Siolo Thompson: siolothompson.com
She was recently signed by the publishing house Llewellyn Worldwide who will produce her own tarot deck, The Linestrider Codex in 2016. We are thrilled to be able to showcase some of the originals from this series at Antler.
Everywhere I have lived has brought some influence to my work. I was born in Western Samoa but grew up mostly in South America. The Andean landscape of Bolivia and Peru will always be a part of who I am internally. On the other hand, it's been very hard to figure out how to use those influences in my art without feeling like I'm appropriating something that isn't mine. For example I spent a good portion of my life speaking Spanish and I still often dream and think in Spanish but I don't use Spanish text in my work because I'm still trying to find a way to do it respectfully and in a fashion that represents my experience without implying that I understand or represent anyone else's experience. On that front, I still have a lot to figure out!
2. What do you love most about where you live now?
The Pacific Northwest constantly amazes me with it's sheer beauty and the sense of constant opportunity and progress. I live in Seattle and am fully enamored with the city, the climate, and the sense that things are happening here. I feel like the world is aware of Seattle as this incredibly dynamic place where history is being made. I am grateful to live here in this exact moment in space and time.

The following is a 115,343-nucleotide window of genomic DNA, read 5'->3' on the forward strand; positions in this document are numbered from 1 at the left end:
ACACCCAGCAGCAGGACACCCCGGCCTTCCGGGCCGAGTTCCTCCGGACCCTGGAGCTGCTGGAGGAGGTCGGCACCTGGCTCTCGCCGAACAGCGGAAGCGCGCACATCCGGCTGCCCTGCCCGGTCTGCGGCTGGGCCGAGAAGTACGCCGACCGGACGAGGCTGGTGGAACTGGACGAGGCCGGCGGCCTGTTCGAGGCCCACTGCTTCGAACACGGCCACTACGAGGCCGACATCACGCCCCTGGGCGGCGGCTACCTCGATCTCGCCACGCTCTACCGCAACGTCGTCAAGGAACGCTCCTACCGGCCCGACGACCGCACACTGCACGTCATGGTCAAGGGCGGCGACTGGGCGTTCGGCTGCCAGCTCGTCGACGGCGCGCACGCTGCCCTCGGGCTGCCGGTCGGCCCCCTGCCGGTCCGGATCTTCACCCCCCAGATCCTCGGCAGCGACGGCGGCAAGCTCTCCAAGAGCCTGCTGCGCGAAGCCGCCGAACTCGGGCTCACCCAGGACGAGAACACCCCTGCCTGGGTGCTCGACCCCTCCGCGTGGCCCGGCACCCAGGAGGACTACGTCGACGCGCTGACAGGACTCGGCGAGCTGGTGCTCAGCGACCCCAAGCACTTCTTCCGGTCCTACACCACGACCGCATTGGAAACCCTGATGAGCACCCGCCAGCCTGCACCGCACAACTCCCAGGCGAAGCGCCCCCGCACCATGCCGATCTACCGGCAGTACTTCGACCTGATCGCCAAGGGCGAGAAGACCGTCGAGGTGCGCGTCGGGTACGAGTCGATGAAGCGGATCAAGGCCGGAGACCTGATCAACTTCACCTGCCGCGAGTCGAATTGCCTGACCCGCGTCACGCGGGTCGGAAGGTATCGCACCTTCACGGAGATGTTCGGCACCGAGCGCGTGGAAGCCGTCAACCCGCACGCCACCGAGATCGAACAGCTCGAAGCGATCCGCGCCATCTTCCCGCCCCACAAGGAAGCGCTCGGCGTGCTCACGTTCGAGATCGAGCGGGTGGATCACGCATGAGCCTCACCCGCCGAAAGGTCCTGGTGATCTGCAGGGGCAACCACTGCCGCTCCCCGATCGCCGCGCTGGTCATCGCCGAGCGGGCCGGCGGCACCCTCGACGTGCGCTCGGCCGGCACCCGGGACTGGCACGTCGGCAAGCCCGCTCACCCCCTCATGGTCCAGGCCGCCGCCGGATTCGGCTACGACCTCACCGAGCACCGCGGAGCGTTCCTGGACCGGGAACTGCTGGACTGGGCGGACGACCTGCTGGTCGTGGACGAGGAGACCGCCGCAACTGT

The body of work I am presenting at Antler is part of my Linestrider Tarot series. Over a year ago I decided to create a full 78 card tarot deck. I'll admit that I started this project on a whim, I didn't have a ton of tarot experience or knowledge, it was a purely aesthetic venture to begin with. As the project began to take shape and as I ventured more deeply into tarot I became more and more inspired by the history of the images and by the challenge of bringing them to life in my own way. Many of my projects take that kind of path, what may start out as a visual dalliance often becomes a kind of research project where each level of information uncovered feeds my interest in continuing.
4. If you weren’t an artist, what would you do with your life?
My other great love in life is writing. If I were not creating visual art, I'd be writing. In fact, I feel certain that I will spend a lot of time in the future crafting words rather than images. I don't see the two professions as necessarily separate, in both cases you have the potential to build worlds, pull new beings out of the ether, open windows to alternate points of view. You can paint with words as well as you can speak with images, there is power in both mediums. The other profession I flirt with is cooking. I have frequent, ill advised, daydreams about opening a little six table restaurant that features updated versions of the Andean foods I grew up cooking.
5. Do you listen to/watch any form of media while working? If so, what is it and how does it influence your process?